(Please bear with me as I try to nail down a format for my book reviews…)
Book Blurb: There is no pity in Santa Olivia. And no escape. In this isolated military buffer zone between Mexico and the U.S., the citizens of Santa Olivia are virtually powerless. Then an unlikely heroine is born. She is the daughter of a man genetically manipulated by the government to be a weapon. A “Wolf-Man”, he was engineered to have superhuman strength, speed, stamina, and senses, as well as a total lack of fear. Named for her vanished father, Loup Garron has inherited his gifts.
Frustrated by the injustices visited upon her friends and neighbours by the military occupiers, Loup is determined to avenge her community. Aided by a handful of her fellow orphans, Loup takes on the guise of their patron saint, Santa Olivia, and sets out to deliver vigilante justice – aware that if she is caught, she could lose her freedom… and possibly her life.
My Opinion: First off, the book blurb is a little misleading in my honest opinion. This is, in no way, a werewolf book. I repeat: THIS IS NOT A WEREWOLF BOOK. At no point does Loup (pronounced Lou) sprout fangs and go chasing bad guys. (Or sparkly vampires.) So do not get your hopes up about this being a werewolf book. It isn’t. Are we clear? OK. Moving on, then.
This also, for me, wasn’t a superhero book. Was there some vigilante justice being taken? Yes. And Loup and her friends kicked ass at delivering it. Was Loup super-human? Yes. In a scientific way. But while the book blurb claims she was fed up with the injustices, I missed that memo. There was an injustice visited upon one of the orphans, which started it all, and then it kind of snowballed. But we never really get that look into Loup’s head that says “I want to be a superhero”. And if I had to pick one thing to drive her, it wouldn’t be frustration, it would be grief.
The worldbuilding was vague. I am still not entirely sure why Santa Olivia was isolated the way it was, and why the residents didn’t just leave at the start of the issues. They were offered the chance. We are also missing a definitive timeframe. The technology seems to indicate sometime recent. But the views of the town (abortion is outlawed, soldiers are not permitted to wed residents, etc.) seem archaic.
There are some authors I would sing the praises of all day long for their ability to craft words into amazing… things. Jacqueline Carey is not one of them. Her words don’t sing or hum or vibrate or anything. They don’t get stuck in your head. I was looking for memorable quotes to put in this review, but I couldn’t find anything. However, Carey is a good storyteller. The story read very easily and I felt connected to the characters. There is a fair bit of profanity, though. And sex. And gratuitous use of the word “baby”.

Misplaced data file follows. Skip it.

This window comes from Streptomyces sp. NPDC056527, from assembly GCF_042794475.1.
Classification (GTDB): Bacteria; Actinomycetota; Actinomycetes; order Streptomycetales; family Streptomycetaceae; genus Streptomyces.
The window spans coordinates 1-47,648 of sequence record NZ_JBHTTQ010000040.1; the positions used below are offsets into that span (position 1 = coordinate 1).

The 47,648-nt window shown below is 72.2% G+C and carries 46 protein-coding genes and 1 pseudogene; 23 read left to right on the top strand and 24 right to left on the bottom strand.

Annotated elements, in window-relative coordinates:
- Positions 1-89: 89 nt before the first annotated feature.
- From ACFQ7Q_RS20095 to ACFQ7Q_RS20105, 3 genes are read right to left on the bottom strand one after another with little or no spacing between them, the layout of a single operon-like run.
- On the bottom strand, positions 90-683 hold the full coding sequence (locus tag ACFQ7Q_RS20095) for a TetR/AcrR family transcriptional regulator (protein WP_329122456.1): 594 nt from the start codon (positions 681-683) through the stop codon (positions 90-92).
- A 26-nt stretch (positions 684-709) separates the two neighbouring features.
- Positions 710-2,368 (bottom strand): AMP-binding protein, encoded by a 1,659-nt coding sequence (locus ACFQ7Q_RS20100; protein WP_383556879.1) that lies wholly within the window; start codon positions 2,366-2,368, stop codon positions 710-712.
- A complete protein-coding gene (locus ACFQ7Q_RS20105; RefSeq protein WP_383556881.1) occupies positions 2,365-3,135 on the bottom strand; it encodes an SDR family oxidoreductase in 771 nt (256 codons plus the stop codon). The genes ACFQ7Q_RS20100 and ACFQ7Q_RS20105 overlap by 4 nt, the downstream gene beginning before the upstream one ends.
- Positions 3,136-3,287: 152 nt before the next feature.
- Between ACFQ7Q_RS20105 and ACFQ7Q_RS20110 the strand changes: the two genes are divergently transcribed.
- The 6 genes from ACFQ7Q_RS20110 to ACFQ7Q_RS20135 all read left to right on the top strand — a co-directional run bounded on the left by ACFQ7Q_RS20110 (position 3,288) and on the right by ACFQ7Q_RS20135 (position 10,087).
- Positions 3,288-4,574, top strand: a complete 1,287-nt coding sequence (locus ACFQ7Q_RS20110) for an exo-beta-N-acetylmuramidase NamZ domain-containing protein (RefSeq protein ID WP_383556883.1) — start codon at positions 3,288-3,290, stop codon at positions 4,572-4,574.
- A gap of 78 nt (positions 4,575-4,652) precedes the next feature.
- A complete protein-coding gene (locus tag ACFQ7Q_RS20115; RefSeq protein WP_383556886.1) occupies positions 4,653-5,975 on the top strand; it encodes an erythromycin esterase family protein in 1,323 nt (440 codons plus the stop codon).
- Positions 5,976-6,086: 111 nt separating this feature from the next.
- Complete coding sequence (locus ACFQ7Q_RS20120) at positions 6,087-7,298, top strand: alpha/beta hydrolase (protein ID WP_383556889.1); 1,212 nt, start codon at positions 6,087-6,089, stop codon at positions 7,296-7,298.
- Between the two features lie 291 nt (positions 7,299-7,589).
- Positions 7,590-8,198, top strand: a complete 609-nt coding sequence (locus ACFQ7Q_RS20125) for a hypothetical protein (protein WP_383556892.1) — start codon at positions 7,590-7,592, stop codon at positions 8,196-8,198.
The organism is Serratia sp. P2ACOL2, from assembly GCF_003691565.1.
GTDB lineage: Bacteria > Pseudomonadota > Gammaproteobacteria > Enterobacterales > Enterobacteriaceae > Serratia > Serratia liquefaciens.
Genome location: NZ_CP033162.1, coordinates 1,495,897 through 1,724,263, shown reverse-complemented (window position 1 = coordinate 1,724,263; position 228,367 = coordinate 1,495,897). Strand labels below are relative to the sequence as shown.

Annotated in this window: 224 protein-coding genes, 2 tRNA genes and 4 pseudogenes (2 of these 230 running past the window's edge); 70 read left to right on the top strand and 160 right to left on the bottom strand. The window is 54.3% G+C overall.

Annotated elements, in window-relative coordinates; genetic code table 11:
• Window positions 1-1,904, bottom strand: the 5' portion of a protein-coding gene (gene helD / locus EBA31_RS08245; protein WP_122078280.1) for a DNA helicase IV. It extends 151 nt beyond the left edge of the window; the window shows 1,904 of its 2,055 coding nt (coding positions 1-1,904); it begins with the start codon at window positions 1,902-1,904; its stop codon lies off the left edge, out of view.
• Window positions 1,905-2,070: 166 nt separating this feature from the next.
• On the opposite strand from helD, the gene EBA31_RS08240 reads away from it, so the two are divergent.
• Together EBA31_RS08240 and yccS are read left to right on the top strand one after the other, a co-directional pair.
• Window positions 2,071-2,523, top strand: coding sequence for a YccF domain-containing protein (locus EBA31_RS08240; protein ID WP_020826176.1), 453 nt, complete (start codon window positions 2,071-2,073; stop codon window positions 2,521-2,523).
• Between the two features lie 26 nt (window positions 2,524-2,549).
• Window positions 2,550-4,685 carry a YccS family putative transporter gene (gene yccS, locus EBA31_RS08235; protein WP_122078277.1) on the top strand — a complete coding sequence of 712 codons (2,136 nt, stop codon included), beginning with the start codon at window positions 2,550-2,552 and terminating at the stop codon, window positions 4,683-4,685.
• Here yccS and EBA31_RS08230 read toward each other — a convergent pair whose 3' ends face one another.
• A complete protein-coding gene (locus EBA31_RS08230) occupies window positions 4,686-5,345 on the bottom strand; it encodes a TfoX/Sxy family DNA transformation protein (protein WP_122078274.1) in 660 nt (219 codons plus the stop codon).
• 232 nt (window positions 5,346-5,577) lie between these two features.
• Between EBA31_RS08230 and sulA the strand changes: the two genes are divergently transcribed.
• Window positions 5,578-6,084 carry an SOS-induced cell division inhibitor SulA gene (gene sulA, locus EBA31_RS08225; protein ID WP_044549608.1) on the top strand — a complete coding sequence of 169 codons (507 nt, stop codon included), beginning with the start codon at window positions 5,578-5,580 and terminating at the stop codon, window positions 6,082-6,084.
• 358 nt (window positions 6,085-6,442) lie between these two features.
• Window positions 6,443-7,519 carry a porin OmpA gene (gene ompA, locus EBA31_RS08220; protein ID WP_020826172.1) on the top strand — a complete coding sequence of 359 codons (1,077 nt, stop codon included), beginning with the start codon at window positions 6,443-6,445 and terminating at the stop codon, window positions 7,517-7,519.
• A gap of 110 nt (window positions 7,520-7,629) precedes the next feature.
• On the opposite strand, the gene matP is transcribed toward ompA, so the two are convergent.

Quick aside: every time I saw Loup Garron or loup-garou, all I could think of was Lou Gehrig. It was an association I couldn’t turn off. N.B. for aspiring writers (myself included) to be aware of the connections your names may make.
I like the characters. I like the people at the church who are not really nuns or priests, but they still do what they can to help the little town. Miguel f*cking Garza. He was sleazy and caring in the right measure. I like Loup. I like that even though she has these “super powers” she also has limits. And I really like the fearless aspect. I wish that Carey had explored that more. What would come from a total lack of fear? What would you feel differently about, or not feel at all? I kind of wish that Carey had taken a little more time with her though. We don’t get a real sense for what she looks like in the book. And the same can be said for a lot of the characters… not much time and not many words are spent on descriptions.
On relationships. I really liked how they were built in the book. I am not a fan of the whole “mate for life” concept, as I feel it is a bit of a cop out to forge a true connection between characters. But it wasn’t completely horrible. I like that Loup had many failed relationships before she found the right one. I loved her relationship with her brother, from the beginning to the end. And I love love LOVE that Carey is not afraid to explore “unusual” couplings (like lesbian couples, etc.). I say “unusual” in quotes because it is only unusual in literature. You don’t see many relationships that aren’t the standard straight setup. It is refreshing to break that mold. Love comes in all forms. Love is also imperfect, and that is something Carey doesn’t shy away from. Instead of a soft-focus romance where everything is lovey-dovey, she explores the moments of selfishness, the messy breakups, the moment when you are just completely unwilling to compromise. These are all things we see in the relationship between Loup and her lover.
Bottom Line: Overall, the story was moving and true. It read very easily and it features some unusual elements you don’t normally find in today’s literature. The worldbuilding was lacking, but the characters were well developed (flaws and all). The story leads very nicely into book two, which I will be reading in the future.